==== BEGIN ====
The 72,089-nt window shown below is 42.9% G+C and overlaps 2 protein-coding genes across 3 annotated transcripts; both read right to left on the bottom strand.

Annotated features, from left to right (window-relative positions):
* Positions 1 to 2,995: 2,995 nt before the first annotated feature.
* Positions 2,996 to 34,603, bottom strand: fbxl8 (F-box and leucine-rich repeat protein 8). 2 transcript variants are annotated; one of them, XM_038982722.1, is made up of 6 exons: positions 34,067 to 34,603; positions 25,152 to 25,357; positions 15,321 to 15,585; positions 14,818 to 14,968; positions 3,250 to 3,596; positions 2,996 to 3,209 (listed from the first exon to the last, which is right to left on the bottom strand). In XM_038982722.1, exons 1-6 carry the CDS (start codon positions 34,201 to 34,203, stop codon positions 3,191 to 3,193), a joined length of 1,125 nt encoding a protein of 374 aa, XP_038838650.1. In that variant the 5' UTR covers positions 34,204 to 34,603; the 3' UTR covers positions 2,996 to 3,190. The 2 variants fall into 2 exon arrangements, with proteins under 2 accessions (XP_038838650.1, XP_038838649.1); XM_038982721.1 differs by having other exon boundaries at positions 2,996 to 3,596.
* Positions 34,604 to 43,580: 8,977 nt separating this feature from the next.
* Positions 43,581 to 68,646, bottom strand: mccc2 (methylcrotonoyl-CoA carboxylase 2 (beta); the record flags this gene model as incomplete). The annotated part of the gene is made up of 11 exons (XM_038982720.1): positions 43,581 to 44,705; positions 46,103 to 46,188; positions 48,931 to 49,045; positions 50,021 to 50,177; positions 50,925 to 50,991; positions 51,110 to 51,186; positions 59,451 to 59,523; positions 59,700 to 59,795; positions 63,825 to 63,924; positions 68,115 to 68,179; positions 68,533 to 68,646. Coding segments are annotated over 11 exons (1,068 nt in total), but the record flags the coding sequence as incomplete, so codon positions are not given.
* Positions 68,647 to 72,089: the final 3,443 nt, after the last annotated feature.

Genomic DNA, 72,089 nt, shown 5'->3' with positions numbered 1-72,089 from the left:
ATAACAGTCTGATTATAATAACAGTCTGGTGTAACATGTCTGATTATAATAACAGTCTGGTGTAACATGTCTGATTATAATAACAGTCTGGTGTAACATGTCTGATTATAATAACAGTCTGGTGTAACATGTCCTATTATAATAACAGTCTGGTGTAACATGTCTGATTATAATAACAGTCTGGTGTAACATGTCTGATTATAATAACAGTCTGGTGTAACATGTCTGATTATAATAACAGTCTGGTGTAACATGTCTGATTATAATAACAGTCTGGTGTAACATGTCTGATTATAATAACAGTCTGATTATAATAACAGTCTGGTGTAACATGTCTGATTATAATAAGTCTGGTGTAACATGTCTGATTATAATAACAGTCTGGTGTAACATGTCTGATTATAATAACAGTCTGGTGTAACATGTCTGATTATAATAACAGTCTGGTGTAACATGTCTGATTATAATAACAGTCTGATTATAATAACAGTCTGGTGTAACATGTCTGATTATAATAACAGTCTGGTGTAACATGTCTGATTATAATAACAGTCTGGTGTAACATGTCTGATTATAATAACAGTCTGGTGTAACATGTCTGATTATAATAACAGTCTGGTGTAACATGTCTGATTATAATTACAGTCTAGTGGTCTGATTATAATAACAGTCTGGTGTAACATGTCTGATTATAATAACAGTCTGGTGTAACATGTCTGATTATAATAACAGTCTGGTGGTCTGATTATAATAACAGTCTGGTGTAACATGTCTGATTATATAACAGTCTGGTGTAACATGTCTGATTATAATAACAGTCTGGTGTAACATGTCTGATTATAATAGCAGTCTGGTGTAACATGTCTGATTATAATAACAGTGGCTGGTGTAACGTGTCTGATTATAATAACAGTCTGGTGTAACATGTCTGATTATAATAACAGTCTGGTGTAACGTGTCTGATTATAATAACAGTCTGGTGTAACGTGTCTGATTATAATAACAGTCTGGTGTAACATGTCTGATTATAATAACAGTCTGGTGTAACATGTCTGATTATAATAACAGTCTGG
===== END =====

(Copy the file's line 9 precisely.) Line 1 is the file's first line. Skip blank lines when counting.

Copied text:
ATAACAGTCTGATTATAATAACAGTCTGGTGTAACATGTCTGATTATAATAACAGTCTGGTGTAACATGTCTGATTATAATAACAGTCTGGTGTAACATGTCTGATTATAATAACAGTCTGGTGTAACATGTCCTATTATAATAACAGTCTGGTGTAACATGTCTGATTATAATAACAGTCTGGTGTAACATGTCTGATTATAATAACAGTCTGGTGTAACATGTCTGATTATAATAACAGTCTGGTGTAACATGTCTGATTATAATAACAGTCTGGTGTAACATGTCTGATTATAATAACAGTCTGATTATAATAACAGTCTGGTGTAACATGTCTGATTATAATAAGTCTGGTGTAACATGTCTGATTATAATAACAGTCTGGTGTAACATGTCTGATTATAATAACAGTCTGGTGTAACATGTCTGATTATAATAACAGTCTGGTGTAACATGTCTGATTATAATAACAGTCTGATTATAATAACAGTCTGGTGTAACATGTCTGATTATAATAACAGTCTGGTGTAACATGTCTGATTATAATAACAGTCTGGTGTAACATGTCTGATTATAATAACAGTCTGGTGTAACATGTCTGATTATAATAACAGTCTGGTGTAACATGTCTGATTATAATTACAGTCTAGTGGTCTGATTATAATAACAGTCTGGTGTAACATGTCTGATTATAATAACAGTCTGGTGTAACATGTCTGATTATAATAACAGTCTGGTGGTCTGATTATAATAACAGTCTGGTGTAACATGTCTGATTATATAACAGTCTGGTGTAACATGTCTGATTATAATAACAGTCTGGTGTAACATGTCTGATTATAATAGCAGTCTGGTGTAACATGTCTGATTATAATAACAGTGGCTGGTGTAACGTGTCTGATTATAATAACAGTCTGGTGTAACATGTCTGATTATAATAACAGTCTGGTGTAACGTGTCTGATTATAATAACAGTCTGGTGTAACGTGTCTGATTATAATAACAGTCTGGTGTAACATGTCTGATTATAATAACAGTCTGGTGTAACATGTCTGATTATAATAACAGTCTGG